Claudia Marcella Minor

Claudia Marcella Minor[a] (PIR2 C 1103, born some time before 39 BC) was a niece of the first Roman emperor Augustus. She was the second surviving daughter of the emperor's sister Octavia the Younger and her first husband Gaius Claudius Marcellus. Marcella had many children by several husbands, and through her son Marcus Valerius Messalla Barbatus she became the grandmother of the empress Messalina.

Claudia Marcella Minor
SpousePublius Claudius Pulcher (possibly)
Marcus Valerius Messalla Appianus
Paullus Aemilius Lepidus
Marcus Valerius Messalla Messallinus (possibly)
IssueClaudia Pulchra
Marcus Valerius Messalla Barbatus
Paullus Aemilius Regillus
Valeria Messallia (possibly)
HouseJulio-Claudian dynasty
FatherGaius Claudius Marcellus
MotherOctavia the Younger

BiographyEdit

Early lifeEdit

Octavia was pregnant when she married Mark Antony in 40, and it is likely that the child was Marcella Minor - but this is not a certainty. If so, Marcella was born after the death of her father and she grew up part of the first post-Actium generation.[2] Her full siblings were older sister Claudia Marcella Major and her only surviving brother Marcus Claudius Marcellus. From her mother's second marriage to Mark Antony she would also gain two half sisters, Antonia Major and Antonia Minor.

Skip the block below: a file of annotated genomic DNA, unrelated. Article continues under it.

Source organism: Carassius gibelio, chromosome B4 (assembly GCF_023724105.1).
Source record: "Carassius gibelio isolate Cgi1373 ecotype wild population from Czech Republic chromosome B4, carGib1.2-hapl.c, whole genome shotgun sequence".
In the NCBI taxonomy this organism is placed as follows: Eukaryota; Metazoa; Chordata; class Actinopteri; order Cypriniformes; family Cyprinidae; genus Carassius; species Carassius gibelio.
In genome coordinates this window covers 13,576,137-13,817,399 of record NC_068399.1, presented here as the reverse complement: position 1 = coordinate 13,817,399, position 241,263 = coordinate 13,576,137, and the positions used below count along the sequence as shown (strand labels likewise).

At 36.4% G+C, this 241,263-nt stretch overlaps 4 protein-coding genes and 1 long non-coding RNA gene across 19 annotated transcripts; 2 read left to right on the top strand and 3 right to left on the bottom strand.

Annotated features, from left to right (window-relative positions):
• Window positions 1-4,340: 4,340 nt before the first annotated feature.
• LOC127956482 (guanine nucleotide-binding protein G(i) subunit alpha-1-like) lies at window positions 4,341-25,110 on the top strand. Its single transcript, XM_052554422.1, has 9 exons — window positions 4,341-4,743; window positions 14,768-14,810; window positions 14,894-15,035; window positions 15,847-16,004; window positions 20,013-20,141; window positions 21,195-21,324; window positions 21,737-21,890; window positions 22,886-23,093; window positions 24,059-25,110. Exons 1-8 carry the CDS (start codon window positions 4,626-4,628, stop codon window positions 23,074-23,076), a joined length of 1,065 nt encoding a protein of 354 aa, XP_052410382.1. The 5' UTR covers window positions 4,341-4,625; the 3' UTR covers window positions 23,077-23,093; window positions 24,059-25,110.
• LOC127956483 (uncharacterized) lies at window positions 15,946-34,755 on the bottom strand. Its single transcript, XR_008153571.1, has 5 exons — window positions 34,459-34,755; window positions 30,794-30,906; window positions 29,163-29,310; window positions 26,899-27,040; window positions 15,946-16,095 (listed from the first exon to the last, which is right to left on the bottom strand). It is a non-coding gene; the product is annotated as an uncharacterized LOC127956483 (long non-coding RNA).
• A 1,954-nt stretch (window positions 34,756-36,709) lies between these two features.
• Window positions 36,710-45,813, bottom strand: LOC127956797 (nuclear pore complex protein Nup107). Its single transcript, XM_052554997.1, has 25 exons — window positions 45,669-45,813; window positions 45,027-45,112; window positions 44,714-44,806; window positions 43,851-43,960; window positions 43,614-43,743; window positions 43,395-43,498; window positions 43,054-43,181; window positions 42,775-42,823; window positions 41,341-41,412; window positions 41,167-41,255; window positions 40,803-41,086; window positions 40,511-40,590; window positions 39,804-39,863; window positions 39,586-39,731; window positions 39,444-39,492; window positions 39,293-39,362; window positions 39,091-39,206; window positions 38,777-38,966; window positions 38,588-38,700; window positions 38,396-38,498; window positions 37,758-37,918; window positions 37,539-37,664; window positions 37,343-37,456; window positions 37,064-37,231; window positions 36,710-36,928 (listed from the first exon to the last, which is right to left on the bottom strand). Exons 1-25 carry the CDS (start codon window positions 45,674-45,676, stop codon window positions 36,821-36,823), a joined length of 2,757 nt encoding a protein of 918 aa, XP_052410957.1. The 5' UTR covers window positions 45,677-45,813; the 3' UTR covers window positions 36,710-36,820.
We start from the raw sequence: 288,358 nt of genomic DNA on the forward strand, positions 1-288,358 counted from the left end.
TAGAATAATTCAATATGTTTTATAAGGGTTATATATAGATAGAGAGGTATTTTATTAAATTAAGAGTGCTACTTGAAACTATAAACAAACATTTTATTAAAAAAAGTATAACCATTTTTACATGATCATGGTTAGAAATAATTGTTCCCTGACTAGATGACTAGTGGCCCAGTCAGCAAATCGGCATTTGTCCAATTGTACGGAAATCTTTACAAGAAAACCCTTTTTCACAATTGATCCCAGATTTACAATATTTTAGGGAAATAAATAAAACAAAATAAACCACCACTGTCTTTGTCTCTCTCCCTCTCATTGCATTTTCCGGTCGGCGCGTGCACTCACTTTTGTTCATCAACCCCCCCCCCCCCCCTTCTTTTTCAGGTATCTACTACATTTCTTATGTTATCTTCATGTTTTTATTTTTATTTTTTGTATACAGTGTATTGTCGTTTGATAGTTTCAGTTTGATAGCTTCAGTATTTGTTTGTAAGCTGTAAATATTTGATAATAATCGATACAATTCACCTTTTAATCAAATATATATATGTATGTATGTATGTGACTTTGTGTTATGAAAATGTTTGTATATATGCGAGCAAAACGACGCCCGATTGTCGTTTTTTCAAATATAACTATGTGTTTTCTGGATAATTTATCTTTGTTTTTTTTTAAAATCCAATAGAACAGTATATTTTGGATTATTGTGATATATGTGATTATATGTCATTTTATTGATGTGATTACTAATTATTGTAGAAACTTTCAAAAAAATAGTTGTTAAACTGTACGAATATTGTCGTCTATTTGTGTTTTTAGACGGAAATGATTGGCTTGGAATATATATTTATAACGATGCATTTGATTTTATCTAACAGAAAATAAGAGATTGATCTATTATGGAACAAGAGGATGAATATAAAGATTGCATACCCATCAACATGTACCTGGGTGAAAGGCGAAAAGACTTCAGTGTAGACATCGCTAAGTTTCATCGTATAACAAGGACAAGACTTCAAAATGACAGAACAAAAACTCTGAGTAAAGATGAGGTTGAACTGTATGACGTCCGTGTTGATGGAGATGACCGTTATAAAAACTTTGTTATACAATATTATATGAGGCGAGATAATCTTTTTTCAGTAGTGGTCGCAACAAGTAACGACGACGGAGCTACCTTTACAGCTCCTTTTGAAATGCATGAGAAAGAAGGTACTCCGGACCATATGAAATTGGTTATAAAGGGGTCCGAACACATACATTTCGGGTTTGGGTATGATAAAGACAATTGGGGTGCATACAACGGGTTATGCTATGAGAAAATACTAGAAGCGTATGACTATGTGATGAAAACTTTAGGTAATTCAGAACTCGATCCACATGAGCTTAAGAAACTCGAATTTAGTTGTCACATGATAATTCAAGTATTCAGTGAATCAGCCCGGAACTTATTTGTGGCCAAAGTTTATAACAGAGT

MarriagesEdit

Marcella's first known marriage was to the former consul and censor Paullus Aemilius Lepidus, around 15 BC, when she was about 24.[2] Paullus was previously widowed, and had three children from his earlier marriage;[3] Marcella may also have been previously married.[2] Marcella bore him a son called Paullus Aemilius Regillus.[2] Eva Bayer-Niemeier proposed that the Lucius Aemilius Paullus who died in 14 may have been another son of Lepidus and Marcella, but J. Scheid and Syme thinks that this man was identical with the Lucius Aemilius Paullus who was consul in 1 AD[4] but this is not a universally agreed upon position.[5] After the death of Lepidus, Marcella married Marcus Valerius Messalla Appianus, by whom she had a son, Marcus Valerius Messalla Barbatus, and likely a daughter, Claudia Pulchra.[6]

There has been some speculation among historians such as George Patrick Goold[7] that her daughter Claudia Pulchra might have actually been the child of Publius Claudius Pulcher (the son of Clodius) from an earlier marriage, but others such as Ronald Syme have rejected this proposal.[8] Syme does on the other hand agree that Paullus (nor Appianus) likely wasn't Marcella's first husband,[9] as the marriage is recorded rather late, he instead proposed a marriage to a son of Lucius Marcius Philippus[b] who may have died or been repudiated before he was old enough to be consul or to Marcus Appuleius, Marcella's maternal half-cousin who is assumed to have died some time after his consulship in 20 BC.[10] Klaus Zmeskal believes that it was she and not her sister who was married to Iullus Antonius.[11]